Clear-Sky scene has different algorithms depending on the product ERBE-like, Single Scanner Footprint TOA/Surface Fluxes and Clouds (SSF), or Energy Balanced and Filled (EBAF). ERBE-like clear-sky scene is determined from CERES footprints that were crudely identified as clear using the ERBE scene id algorithm which uses climatological, zonal LW thresholds and appropriate SW thresholds based on 12 scene ids.
EBAF & SSF clear-sky scenes are determined from CERES footprints that are 99% clear as identified by CERES-MODIS clear-sky mask from the MODIS pixels contained within the CERES footprint. SSF clear-sky products contain many cloudy regions that may have no clear-sky observations for one particular month with no attempts to fill these regions. The EBAF clear-sky products filled all non-observed clear-sky regional fluxes for a complete clear-sky global map, and all temporal and spatial domains should have clear-sky fluxes.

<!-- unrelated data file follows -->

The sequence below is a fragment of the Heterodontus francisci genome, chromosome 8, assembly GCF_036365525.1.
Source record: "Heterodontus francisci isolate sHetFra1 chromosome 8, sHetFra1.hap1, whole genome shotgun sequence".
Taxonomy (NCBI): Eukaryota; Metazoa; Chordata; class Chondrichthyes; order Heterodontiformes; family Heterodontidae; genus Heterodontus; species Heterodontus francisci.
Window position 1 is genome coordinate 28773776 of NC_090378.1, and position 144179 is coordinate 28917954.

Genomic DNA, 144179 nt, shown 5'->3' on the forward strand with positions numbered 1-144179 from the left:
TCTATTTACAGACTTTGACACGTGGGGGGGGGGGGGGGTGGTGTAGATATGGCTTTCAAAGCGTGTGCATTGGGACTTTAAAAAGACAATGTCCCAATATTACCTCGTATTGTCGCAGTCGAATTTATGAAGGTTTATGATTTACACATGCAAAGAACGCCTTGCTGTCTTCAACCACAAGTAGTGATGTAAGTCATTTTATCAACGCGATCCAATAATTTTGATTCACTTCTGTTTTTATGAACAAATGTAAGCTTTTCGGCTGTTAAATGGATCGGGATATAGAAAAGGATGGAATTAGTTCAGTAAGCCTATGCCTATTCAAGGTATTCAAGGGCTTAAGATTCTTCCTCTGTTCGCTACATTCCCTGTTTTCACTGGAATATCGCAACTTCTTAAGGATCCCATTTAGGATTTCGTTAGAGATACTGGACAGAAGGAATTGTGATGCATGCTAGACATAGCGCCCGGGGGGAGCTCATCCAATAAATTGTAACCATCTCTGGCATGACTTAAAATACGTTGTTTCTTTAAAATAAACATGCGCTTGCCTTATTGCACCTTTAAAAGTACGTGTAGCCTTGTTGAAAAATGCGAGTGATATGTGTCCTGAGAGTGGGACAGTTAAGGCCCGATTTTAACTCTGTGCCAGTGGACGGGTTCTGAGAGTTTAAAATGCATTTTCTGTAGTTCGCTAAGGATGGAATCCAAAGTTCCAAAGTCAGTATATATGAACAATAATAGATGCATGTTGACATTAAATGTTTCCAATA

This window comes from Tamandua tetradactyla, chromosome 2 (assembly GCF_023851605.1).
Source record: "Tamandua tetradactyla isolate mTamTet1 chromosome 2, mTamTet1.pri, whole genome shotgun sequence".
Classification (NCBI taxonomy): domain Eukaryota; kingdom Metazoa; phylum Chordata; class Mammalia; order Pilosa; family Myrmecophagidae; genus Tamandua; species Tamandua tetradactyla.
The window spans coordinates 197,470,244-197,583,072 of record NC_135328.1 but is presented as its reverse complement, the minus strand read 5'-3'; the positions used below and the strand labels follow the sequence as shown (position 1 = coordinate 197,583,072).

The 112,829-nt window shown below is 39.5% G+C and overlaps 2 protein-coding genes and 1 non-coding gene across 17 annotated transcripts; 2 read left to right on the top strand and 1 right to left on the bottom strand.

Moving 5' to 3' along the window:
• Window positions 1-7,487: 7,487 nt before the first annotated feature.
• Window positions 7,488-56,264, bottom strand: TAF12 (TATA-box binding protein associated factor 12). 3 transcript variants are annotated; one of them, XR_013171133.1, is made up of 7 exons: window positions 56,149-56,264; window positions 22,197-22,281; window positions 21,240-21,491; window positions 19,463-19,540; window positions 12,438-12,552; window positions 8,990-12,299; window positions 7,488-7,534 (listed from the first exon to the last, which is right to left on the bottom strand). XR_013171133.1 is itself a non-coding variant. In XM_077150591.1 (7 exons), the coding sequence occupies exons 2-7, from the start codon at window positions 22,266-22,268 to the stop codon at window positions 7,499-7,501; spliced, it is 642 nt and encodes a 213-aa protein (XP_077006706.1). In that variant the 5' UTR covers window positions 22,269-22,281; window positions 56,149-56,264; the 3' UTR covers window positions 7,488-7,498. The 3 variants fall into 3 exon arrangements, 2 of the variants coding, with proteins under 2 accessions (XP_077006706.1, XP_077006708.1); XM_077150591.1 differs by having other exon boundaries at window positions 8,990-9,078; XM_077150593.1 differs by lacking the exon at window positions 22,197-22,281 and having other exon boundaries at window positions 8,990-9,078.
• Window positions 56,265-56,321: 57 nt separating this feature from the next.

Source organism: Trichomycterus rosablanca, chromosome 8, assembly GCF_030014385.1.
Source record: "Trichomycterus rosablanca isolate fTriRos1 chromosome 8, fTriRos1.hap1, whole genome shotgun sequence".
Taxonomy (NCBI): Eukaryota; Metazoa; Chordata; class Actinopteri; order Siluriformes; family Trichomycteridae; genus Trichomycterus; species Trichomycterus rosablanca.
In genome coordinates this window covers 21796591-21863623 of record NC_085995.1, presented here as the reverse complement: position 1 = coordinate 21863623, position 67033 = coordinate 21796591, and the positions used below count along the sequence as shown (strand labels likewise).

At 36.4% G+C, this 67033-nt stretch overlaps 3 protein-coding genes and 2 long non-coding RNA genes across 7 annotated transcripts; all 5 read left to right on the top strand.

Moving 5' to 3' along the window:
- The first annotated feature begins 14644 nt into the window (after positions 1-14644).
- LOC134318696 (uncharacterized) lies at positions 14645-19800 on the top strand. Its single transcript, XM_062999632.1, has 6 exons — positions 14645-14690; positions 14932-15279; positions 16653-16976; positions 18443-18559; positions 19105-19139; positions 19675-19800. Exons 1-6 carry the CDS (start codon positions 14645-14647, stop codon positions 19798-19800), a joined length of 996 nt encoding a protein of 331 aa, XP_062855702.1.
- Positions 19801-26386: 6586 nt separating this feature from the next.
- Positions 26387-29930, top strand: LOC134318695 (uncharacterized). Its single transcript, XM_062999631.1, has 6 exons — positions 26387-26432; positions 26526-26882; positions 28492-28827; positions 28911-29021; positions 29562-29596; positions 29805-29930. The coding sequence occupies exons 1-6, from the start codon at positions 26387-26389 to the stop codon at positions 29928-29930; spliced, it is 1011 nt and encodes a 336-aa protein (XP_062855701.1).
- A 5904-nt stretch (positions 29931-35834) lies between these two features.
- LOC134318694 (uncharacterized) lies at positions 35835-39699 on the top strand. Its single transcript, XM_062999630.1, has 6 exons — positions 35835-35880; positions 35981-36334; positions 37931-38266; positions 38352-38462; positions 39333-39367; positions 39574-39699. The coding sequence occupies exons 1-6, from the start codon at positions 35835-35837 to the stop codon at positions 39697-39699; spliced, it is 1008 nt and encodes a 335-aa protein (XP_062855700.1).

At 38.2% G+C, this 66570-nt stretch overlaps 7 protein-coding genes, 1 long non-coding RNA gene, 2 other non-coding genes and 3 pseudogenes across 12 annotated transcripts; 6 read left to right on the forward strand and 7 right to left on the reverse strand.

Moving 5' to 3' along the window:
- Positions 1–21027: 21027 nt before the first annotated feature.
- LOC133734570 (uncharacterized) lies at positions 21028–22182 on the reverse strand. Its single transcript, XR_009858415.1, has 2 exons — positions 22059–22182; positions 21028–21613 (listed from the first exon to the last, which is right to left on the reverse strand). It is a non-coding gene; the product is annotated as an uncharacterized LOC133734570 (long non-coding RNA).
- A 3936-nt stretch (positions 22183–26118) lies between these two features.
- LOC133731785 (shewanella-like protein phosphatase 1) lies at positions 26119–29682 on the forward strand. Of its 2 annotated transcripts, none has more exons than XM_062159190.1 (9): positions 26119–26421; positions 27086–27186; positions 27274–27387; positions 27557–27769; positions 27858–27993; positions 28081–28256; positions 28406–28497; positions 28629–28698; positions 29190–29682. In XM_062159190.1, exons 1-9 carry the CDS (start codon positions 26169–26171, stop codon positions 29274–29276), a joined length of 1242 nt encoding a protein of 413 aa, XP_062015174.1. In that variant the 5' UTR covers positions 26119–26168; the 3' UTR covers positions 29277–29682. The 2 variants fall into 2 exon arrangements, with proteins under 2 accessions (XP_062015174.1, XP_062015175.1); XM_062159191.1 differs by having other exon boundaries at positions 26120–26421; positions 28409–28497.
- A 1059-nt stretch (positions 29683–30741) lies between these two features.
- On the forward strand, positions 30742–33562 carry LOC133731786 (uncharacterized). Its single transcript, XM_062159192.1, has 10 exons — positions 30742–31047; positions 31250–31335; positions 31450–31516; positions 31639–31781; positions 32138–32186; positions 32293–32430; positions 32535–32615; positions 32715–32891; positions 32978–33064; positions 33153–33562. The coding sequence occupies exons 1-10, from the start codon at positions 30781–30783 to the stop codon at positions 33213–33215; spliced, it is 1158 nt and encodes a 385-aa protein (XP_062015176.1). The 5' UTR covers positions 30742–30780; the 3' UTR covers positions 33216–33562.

quantify atmosphere-surface energy exchanges. In climate
research, detailed investigations of the influence of diverse
atmospheric conditions on radiative fluxes ask for a welldefined distinction between clear-sky and cloudy-sky situations. Effects of clouds, the so called “cloud forcing”, can
only be determined by explicitly separating clear-sky from
all-sky radiation measurements. A Clear-Sky Index (CSI)
to separate clear-sky from cloudy-sky situations has therefore been introduced, using accurate atmospheric longwave
radiation in conjunction with air temperature and humidity measurements at the was tested and first used on measurements of the Alpine Surface Radiation Budget (ASRB) network, and was of prime
importance for the determination of the altitude dependence
of cloud forcing and greenhouse effect over the Alps.
station. This clear-sky index, which
has the important advantage to be applicable 24 hours a day.